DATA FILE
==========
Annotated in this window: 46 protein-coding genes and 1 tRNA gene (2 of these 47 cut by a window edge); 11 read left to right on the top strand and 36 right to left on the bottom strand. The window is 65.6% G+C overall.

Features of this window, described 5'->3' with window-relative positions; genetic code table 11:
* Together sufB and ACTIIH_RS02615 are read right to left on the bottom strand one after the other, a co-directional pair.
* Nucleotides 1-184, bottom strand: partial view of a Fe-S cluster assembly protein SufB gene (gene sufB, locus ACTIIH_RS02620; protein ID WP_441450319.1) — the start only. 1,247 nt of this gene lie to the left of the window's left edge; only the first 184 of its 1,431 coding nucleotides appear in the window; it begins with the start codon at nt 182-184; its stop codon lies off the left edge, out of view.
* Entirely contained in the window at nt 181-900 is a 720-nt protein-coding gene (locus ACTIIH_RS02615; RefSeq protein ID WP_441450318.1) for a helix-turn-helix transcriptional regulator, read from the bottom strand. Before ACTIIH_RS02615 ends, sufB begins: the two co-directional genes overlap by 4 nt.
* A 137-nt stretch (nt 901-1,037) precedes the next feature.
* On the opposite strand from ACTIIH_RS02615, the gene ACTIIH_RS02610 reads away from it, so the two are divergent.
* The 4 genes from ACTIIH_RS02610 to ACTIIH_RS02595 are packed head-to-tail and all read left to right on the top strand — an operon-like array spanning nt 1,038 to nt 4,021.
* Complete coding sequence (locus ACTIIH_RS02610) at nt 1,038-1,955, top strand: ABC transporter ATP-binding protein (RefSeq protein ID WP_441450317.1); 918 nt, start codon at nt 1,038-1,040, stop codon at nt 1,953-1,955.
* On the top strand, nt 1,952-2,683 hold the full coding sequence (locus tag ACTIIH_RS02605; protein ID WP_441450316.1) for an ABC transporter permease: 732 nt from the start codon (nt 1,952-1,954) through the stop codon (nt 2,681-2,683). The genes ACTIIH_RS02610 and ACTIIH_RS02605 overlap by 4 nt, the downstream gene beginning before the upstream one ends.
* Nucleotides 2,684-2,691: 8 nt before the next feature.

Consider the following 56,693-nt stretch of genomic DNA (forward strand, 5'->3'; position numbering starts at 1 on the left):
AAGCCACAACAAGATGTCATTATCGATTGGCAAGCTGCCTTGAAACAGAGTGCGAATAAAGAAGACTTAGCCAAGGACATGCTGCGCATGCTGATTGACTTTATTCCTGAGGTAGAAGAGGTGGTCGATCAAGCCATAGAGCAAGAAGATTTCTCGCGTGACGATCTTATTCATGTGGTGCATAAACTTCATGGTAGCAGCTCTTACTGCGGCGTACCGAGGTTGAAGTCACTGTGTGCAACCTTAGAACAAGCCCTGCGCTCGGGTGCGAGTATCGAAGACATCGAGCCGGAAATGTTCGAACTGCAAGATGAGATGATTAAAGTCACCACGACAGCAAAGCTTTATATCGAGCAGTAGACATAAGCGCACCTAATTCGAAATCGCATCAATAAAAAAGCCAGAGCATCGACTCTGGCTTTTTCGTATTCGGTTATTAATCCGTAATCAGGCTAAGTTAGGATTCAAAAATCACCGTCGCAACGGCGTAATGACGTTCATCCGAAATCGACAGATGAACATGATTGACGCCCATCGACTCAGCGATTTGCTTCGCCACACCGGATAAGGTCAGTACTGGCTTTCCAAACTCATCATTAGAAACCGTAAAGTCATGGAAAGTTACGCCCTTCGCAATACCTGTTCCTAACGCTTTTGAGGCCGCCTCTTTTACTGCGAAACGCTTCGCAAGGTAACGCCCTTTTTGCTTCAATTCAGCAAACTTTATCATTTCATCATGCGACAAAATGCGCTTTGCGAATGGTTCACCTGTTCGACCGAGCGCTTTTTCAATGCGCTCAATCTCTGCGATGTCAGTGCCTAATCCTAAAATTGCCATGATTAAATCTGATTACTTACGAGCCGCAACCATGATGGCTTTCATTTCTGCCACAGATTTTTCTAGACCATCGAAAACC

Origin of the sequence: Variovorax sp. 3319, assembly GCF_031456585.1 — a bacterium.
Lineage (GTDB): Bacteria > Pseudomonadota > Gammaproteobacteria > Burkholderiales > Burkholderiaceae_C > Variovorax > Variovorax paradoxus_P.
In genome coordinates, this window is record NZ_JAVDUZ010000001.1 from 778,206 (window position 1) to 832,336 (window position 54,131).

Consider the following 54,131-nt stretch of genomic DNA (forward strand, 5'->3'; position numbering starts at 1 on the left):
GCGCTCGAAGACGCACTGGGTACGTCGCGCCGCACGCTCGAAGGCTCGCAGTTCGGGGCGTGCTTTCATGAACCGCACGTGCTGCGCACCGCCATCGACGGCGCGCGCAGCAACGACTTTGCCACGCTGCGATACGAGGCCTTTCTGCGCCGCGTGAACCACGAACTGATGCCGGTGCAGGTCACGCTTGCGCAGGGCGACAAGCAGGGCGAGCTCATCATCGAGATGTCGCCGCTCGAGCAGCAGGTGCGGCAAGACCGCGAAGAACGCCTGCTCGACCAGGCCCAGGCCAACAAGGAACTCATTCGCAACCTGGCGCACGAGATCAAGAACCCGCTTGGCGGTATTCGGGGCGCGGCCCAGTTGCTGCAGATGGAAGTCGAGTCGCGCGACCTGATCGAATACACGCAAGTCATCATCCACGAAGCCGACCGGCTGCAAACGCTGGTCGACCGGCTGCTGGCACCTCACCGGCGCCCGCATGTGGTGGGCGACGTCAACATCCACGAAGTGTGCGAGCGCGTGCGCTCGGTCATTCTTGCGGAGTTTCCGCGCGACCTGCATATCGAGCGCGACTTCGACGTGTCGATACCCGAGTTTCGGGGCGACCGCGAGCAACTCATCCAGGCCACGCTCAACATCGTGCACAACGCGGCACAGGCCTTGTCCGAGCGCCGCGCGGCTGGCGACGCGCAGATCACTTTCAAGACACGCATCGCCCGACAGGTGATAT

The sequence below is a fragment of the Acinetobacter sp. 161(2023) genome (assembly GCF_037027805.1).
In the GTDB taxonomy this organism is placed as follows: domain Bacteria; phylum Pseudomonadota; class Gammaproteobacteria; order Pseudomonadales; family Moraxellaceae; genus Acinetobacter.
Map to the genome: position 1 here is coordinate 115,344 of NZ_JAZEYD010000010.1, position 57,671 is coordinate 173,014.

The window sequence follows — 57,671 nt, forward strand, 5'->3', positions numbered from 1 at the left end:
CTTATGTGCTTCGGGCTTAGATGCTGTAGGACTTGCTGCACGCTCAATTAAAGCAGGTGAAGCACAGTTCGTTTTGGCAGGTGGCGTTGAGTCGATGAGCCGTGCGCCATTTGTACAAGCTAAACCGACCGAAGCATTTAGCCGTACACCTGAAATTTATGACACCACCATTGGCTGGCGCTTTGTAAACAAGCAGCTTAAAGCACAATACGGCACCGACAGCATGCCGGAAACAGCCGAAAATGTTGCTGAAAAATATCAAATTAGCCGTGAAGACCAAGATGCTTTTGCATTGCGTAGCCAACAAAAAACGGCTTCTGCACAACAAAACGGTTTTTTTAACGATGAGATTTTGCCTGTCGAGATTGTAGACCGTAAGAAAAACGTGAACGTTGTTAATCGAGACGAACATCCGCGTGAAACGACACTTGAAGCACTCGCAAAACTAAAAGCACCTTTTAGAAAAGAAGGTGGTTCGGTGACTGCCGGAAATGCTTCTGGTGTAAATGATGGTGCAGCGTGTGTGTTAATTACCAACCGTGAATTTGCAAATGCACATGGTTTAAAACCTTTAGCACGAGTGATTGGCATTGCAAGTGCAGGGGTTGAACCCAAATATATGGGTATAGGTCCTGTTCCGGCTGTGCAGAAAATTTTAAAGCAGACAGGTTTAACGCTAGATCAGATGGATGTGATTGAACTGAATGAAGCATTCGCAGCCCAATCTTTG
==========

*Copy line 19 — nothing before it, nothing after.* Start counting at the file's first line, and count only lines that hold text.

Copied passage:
The sequence below is a fragment of the Acinetobacter sp. 161(2023) genome (assembly GCF_037027805.1).